Son House once said that a great many guitarists " ... play some sort of boogie in E and say it's the blues - well it ain't !" When asked by someone "What is the blues?", Big Bill Broonzy told them "If you have to ask you'll never find out". How did the old blues guitarists create that great musical style? How can you learn old sounding blues - 'the real deal' ? In this article I'm going to take a look at a few classic blues guitarists techniques and how you can approach their finger picking techniques.
Ragtime and Blues Guitar - Back To The Roots - Blind Arthur Blake
I always thought it a little funny that there exists just one photo of Blind Blake, the King of Ragtime. He cut more than 100 sides for Paramount in his short lifetime and was reportedly extremely popular. Surely other photographs must have been taken? Even the great Robert Johnson had two likenesses taken and , at that time, he was less well known and famous than Blake.
Ry cooder says he thinks Blake picked guitar using a light feel, but others told that he had a hole in his picking thumb, meaning that he had a heavy touch. On tracks he exclaims 'boot that thang' - which also indicated that he may have had a heavy touch. I've experimented playing Blake in many ways, employing a gentleand heavy feel on different gauge strings, raising or lowering the height of the guitar bridge accordngly. It's incredibly tricky to reproduce the playfulness of some of his songs in G, like That'll Never Happen No More and Too Tight Blues.
A Bit Of Broonzy Does You Good!
Listen to Big Bill Broonzy's guitar style, for example - it's quite easy to work out where our left and right fingers should go, but that very infectious swinging beat is something else entirely! It's almost magical. This is a a quotation from Broonzy referring to timing - " you can either ride on the front of the horse, or on the back of it and that's what happens when I play the blues". His picking thumb tempo stays a little behind the beat and produces a 'swing' feel. Easy to describe, but have a go at it! Simultaneously, he's using just one finger for the treble strings to create some syncopation.
How Can We Learn To Play Blues Guitar ?
The reply is inevitably 'from someone who can do it'. There is a huge number of blues guitar tuition videos offered on the internet, with various styles and prices. Many are even free! (A word of warning here - mostly in life, you get what you pay for.) All too more often than not, the lessons offered don't match up to expectations. Sometimes the picking doesn't quite match the tablature! Many courses teach riffs or tricks to give your playing that 'bluesy feel', but is it the blues?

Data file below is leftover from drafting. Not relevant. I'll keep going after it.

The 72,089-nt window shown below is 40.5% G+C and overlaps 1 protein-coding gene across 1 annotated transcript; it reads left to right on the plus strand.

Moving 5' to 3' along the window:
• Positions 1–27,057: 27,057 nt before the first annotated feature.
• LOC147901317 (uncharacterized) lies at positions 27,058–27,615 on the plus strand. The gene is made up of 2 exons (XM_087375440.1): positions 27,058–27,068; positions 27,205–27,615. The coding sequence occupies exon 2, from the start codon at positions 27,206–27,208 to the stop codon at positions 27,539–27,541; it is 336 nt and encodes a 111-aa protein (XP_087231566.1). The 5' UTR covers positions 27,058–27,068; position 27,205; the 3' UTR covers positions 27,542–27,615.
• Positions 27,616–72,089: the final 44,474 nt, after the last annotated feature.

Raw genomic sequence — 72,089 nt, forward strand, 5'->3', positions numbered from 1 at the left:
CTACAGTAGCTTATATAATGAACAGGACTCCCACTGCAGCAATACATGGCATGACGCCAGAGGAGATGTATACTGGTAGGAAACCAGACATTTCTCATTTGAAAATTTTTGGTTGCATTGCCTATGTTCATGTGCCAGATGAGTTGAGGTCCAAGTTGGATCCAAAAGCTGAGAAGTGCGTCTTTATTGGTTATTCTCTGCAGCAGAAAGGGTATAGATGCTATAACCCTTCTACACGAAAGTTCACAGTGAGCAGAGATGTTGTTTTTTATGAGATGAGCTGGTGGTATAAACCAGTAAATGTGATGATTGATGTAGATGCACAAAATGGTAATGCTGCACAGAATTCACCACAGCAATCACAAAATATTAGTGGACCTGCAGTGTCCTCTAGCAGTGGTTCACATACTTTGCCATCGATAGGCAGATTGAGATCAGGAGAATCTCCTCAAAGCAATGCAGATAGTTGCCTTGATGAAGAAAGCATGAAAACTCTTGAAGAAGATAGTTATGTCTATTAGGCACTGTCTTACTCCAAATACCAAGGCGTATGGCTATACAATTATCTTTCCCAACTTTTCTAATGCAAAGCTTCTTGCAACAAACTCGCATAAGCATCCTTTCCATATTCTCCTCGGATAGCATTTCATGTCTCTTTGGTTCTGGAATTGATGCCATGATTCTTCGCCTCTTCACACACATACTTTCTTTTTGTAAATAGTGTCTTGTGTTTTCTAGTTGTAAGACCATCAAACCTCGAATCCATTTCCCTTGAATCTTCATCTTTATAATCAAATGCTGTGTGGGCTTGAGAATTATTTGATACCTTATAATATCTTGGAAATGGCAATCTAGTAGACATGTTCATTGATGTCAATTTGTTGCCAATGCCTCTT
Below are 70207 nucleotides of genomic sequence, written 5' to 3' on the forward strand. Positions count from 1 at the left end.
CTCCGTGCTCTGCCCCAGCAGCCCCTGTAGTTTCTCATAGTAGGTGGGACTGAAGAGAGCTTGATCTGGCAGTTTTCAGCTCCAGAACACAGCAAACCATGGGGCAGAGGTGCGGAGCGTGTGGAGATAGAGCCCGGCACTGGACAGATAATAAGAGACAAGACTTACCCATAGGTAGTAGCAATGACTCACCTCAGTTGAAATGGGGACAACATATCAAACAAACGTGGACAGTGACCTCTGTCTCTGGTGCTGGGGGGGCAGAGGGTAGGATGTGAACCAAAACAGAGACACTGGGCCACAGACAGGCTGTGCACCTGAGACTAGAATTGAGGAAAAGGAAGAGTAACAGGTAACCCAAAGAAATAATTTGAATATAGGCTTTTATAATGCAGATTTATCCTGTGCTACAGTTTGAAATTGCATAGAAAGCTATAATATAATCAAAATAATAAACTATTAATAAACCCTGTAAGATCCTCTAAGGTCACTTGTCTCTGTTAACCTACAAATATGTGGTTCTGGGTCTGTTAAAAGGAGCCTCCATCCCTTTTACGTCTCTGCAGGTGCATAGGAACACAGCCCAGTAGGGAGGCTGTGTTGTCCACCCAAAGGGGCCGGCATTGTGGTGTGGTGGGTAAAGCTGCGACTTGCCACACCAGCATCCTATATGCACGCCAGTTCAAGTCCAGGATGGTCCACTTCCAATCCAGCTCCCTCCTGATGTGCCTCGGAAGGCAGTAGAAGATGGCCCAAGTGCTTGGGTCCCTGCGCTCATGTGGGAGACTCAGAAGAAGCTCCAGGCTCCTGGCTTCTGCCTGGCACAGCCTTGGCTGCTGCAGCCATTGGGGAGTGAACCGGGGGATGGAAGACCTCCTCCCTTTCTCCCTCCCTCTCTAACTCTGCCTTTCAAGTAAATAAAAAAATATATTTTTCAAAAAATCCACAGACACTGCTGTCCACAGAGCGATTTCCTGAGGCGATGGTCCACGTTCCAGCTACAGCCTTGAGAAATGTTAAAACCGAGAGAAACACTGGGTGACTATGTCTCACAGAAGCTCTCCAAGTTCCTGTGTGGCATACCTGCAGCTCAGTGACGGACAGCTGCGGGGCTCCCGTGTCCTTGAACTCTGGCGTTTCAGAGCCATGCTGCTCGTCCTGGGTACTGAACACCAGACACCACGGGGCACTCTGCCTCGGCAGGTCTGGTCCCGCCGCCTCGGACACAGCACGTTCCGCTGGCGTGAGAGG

Search for a guitarist who can really play this stuff. Search in your local area, or search the web. When you've found this man, ask him for some tuition. If he doesn't give lessons then listen to him and go to his gigs, if you have to. Like most things in life, if you want it badly enough, you'll have to chase it. A real blues man is not interested in taking a fortune for their tuition.
Don't listen to lots of modern blues guitar players . The old styles can become weakened and changed too much, particularly that great timing and syncopation. DO listen to as many old blues guitar recordings as you can, specially if there is film of the man performing . Take my word, you can get a lot from just watching Big Bill Broonzy play Hey Hey again and again and again.
Obviously, practice as much as you can - specially the basics. Control the movements of that right hand thumb! One hour early morning and an hour in the evening is minimum. You don't suppose Robert Johnson sold his spirit to the Devil do you? No, just like Eric Clapton, he hid himself away for a couple of years until he could play with the skill we can clearly hear from his old recordings.
As far as I'm concerned this is vital - when you are playing guitar , BE that song or that blues man. The lives of these men were difficult and very unlike ours. Saying that, everyone gets the blues from time to time and this is how we can relate with these men. The blues feeling is all of these - a woman, having no job, bad kids, the weather, death and hundreds of other things. Express it with your fingers.
Get the techniques first of all, don't take it too fast with the basics and finally, put everything you've got into it.
Article Source: http://www.abcarticledirectory.com
Jim Bruce is a working blues man making a living playing blues guitar. His acoustic lessons are fast becoming the standard to reach for acoustic blues guitar picking lessons.
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